To hear Ladd Erickson tell it, when Coal Creek Station was built the justification for constructing the power transmission line that services it across acres and acres of prime North Dakota farmland (to the consternation of many farmers at the time) was that the coal plant would generate economic activity.

Erickson is the State's Attorney for McLean County, which is home to Coal Creek, and he believes that if Great River Energy wants to shut down and deconstruct their coal power plant, then they ought to take down their power line too and return the land it's using to farmers.

"North Dakota has no economic interested in the power line," he said on this episode of Plain Talk.

Coal Creek is North Dakota's largest coal-fired power plant. Great River Energy has said they want to find a buyer for the plant, but if they can't, they will shut it down in two years.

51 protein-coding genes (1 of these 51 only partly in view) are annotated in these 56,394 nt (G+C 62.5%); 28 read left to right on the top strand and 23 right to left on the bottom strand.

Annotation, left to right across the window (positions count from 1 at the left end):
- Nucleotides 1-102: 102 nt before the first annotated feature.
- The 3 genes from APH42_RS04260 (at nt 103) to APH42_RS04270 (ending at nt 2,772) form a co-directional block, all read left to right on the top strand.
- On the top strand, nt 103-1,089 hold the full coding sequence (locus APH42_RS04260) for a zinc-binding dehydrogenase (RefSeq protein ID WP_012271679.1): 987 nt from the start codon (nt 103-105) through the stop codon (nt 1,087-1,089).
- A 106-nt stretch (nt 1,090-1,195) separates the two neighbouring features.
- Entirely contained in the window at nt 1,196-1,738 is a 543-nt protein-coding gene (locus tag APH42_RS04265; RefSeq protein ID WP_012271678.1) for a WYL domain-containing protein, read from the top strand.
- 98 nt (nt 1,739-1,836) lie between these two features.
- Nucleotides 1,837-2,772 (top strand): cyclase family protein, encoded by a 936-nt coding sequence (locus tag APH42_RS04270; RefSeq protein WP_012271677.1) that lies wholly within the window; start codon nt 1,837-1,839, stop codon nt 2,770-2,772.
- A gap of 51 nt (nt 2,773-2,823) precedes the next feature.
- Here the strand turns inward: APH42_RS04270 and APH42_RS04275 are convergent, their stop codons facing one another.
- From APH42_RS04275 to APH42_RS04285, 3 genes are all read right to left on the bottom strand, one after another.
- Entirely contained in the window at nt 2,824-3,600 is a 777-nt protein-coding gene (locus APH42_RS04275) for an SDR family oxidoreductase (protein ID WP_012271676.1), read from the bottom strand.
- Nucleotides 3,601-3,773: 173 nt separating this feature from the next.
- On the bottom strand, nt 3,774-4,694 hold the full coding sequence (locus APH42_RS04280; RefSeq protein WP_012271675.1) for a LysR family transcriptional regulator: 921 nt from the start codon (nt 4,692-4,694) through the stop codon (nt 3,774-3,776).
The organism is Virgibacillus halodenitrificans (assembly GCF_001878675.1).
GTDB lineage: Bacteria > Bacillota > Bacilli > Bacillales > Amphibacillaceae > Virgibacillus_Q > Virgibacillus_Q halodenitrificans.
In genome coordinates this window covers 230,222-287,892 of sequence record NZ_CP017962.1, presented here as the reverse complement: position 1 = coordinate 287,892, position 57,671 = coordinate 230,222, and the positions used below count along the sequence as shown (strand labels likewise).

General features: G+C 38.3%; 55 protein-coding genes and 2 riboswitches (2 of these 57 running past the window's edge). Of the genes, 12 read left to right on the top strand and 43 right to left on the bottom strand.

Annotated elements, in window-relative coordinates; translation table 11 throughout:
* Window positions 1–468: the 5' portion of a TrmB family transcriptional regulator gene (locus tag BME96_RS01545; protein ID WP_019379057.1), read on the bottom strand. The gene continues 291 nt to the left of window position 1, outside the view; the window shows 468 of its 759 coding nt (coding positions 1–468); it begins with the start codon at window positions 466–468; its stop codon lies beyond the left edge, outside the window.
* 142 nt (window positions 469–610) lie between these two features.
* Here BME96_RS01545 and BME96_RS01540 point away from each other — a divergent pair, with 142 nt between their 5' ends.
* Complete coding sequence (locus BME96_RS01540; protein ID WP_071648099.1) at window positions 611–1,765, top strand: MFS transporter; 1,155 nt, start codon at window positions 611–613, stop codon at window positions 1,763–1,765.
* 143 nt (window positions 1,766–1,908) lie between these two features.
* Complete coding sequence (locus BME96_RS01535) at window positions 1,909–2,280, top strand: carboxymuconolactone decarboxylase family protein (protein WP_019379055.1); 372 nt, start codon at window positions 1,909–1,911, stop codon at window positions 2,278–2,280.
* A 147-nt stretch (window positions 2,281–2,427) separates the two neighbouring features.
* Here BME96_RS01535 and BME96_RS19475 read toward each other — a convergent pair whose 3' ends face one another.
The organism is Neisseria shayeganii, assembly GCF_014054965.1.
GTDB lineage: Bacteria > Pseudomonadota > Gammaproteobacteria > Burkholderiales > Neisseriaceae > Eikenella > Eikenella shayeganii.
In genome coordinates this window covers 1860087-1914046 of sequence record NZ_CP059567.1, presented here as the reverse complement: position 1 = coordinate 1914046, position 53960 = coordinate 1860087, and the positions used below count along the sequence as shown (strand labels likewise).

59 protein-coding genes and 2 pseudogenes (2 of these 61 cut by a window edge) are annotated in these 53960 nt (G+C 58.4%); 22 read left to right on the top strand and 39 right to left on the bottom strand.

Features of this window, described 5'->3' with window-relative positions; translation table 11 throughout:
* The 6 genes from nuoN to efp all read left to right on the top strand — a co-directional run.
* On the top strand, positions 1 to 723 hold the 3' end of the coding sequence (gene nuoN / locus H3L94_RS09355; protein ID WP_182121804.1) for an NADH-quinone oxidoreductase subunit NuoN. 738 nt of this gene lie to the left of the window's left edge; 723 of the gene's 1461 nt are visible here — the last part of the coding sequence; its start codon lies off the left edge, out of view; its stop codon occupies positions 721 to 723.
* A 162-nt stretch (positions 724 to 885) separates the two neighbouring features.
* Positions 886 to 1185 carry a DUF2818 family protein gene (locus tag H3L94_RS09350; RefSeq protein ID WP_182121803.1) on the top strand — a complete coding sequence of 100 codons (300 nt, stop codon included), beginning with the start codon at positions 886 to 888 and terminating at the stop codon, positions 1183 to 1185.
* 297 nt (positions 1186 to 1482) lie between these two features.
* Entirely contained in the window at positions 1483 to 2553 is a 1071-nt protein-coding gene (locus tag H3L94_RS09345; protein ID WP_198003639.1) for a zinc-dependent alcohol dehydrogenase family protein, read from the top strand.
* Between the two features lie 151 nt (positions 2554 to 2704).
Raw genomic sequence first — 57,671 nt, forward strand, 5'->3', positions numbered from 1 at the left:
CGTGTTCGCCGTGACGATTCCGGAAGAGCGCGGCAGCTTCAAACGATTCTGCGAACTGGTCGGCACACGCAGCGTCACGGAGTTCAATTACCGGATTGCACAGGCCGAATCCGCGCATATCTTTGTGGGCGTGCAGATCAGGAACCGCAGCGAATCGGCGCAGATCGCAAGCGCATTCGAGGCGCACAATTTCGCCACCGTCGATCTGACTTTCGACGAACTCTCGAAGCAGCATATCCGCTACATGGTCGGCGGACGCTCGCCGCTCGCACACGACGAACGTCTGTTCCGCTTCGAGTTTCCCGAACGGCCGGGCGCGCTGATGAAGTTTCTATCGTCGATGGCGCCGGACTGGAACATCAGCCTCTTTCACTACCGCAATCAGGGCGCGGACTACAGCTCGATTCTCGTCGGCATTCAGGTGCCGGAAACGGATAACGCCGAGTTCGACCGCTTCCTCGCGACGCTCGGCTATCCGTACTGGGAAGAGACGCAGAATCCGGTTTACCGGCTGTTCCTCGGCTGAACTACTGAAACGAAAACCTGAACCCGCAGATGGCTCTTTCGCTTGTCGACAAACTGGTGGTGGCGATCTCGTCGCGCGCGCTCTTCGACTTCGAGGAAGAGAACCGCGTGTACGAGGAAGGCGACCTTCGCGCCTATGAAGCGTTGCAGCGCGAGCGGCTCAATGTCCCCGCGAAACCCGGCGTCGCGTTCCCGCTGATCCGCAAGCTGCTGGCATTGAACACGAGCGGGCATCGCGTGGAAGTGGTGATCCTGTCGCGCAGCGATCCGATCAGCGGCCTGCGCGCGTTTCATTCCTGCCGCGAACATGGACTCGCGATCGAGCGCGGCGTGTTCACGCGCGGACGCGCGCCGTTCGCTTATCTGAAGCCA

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"We hope they're sincere in this effort to sell the plant," Erickson told me, but added that he doesn't believe they can. It's a tough sell for another company to take over that power plant without access to Great River's transmission line.

That line serving Coal Creek is extremely valuable. It delivers to the Minnesota market and, if the coal plant is shut down, could be used to transport power generated by wind turbines, but Erickson doesn't believe Great River should get to do that.

"The power plant, the mine, and the power line is all one piece of infrastructure," he says, noting the project was regulated that way when it was built and should be treated that way now, too.

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Rob Port, founder of, is a Forum Communications commentator. Reach him on Twitter at @robport or via email at